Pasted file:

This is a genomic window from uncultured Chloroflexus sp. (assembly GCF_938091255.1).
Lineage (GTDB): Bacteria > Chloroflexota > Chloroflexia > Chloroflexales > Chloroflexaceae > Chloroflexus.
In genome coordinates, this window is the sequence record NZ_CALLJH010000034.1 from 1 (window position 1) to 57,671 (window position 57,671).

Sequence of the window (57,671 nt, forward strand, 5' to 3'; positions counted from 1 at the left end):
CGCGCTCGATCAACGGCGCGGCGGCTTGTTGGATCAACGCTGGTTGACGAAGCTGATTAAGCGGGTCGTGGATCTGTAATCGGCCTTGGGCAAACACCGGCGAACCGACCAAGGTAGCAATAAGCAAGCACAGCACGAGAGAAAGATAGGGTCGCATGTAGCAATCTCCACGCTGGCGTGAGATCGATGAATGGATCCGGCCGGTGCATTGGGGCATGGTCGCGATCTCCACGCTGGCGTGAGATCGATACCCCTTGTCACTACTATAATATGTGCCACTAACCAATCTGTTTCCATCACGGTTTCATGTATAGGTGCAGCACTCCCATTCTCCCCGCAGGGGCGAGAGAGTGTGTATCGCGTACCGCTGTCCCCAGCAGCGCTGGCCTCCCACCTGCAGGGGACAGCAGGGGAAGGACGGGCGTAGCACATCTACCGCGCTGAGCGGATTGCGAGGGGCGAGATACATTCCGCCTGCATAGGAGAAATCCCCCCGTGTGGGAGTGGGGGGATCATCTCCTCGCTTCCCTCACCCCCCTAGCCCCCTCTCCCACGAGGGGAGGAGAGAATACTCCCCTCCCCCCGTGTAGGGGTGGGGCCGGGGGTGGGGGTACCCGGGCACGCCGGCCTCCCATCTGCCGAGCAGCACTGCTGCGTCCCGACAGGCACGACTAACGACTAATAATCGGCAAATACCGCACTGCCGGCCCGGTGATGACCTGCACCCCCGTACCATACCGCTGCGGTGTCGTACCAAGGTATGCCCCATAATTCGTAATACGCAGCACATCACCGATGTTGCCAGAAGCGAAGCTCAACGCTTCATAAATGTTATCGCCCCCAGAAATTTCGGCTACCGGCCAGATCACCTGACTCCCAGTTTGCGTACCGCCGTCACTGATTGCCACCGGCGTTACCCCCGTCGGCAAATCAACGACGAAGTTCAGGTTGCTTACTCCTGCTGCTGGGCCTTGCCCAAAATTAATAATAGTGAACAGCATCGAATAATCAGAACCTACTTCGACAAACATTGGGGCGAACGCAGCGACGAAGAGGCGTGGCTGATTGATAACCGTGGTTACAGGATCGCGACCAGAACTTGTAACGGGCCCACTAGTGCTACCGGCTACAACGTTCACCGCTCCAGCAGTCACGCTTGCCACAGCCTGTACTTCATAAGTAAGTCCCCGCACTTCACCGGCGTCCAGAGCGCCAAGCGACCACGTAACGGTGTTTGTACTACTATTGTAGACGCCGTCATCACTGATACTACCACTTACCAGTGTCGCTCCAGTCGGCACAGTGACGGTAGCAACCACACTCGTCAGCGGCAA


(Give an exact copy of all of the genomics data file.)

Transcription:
This is a genomic window from uncultured Chloroflexus sp. (assembly GCF_938091255.1).
Lineage (GTDB): Bacteria > Chloroflexota > Chloroflexia > Chloroflexales > Chloroflexaceae > Chloroflexus.
In genome coordinates, this window is the sequence record NZ_CALLJH010000034.1 from 1 (window position 1) to 57,671 (window position 57,671).

Sequence of the window (57,671 nt, forward strand, 5' to 3'; positions counted from 1 at the left end):
CGCGCTCGATCAACGGCGCGGCGGCTTGTTGGATCAACGCTGGTTGACGAAGCTGATTAAGCGGGTCGTGGATCTGTAATCGGCCTTGGGCAAACACCGGCGAACCGACCAAGGTAGCAATAAGCAAGCACAGCACGAGAGAAAGATAGGGTCGCATGTAGCAATCTCCACGCTGGCGTGAGATCGATGAATGGATCCGGCCGGTGCATTGGGGCATGGTCGCGATCTCCACGCTGGCGTGAGATCGATACCCCTTGTCACTACTATAATATGTGCCACTAACCAATCTGTTTCCATCACGGTTTCATGTATAGGTGCAGCACTCCCATTCTCCCCGCAGGGGCGAGAGAGTGTGTATCGCGTACCGCTGTCCCCAGCAGCGCTGGCCTCCCACCTGCAGGGGACAGCAGGGGAAGGACGGGCGTAGCACATCTACCGCGCTGAGCGGATTGCGAGGGGCGAGATACATTCCGCCTGCATAGGAGAAATCCCCCCGTGTGGGAGTGGGGGGATCATCTCCTCGCTTCCCTCACCCCCCTAGCCCCCTCTCCCACGAGGGGAGGAGAGAATACTCCCCTCCCCCCGTGTAGGGGTGGGGCCGGGGGTGGGGGTACCCGGGCACGCCGGCCTCCCATCTGCCGAGCAGCACTGCTGCGTCCCGACAGGCACGACTAACGACTAATAATCGGCAAATACCGCACTGCCGGCCCGGTGATGACCTGCACCCCCGTACCATACCGCTGCGGTGTCGTACCAAGGTATGCCCCATAATTCGTAATACGCAGCACATCACCGATGTTGCCAGAAGCGAAGCTCAACGCTTCATAAATGTTATCGCCCCCAGAAATTTCGGCTACCGGCCAGATCACCTGACTCCCAGTTTGCGTACCGCCGTCACTGATTGCCACCGGCGTTACCCCCGTCGGCAAATCAACGACGAAGTTCAGGTTGCTTACTCCTGCTGCTGGGCCTTGCCCAAAATTAATAATAGTGAACAGCATCGAATAATCAGAACCTACTTCGACAAACATTGGGGCGAACGCAGCGACGAAGAGGCGTGGCTGATTGATAACCGTGGTTACAGGATCGCGACCAGAACTTGTAACGGGCCCACTAGTGCTACCGGCTACAACGTTCACCGCTCCAGCAGTCACGCTTGCCACAGCCTGTACTTCATAAGTAAGTCCCCGCACTTCACCGGCGTCCAGAGCGCCAAGCGACCACGTAACGGTGTTTGTACTACTATTGTAGACGCCGTCATCACTGATACTACCACTTACCAGTGTCGCTCCAGTCGGCACAGTGACGGTAGCAACCACACTCGTCAGCGGCAA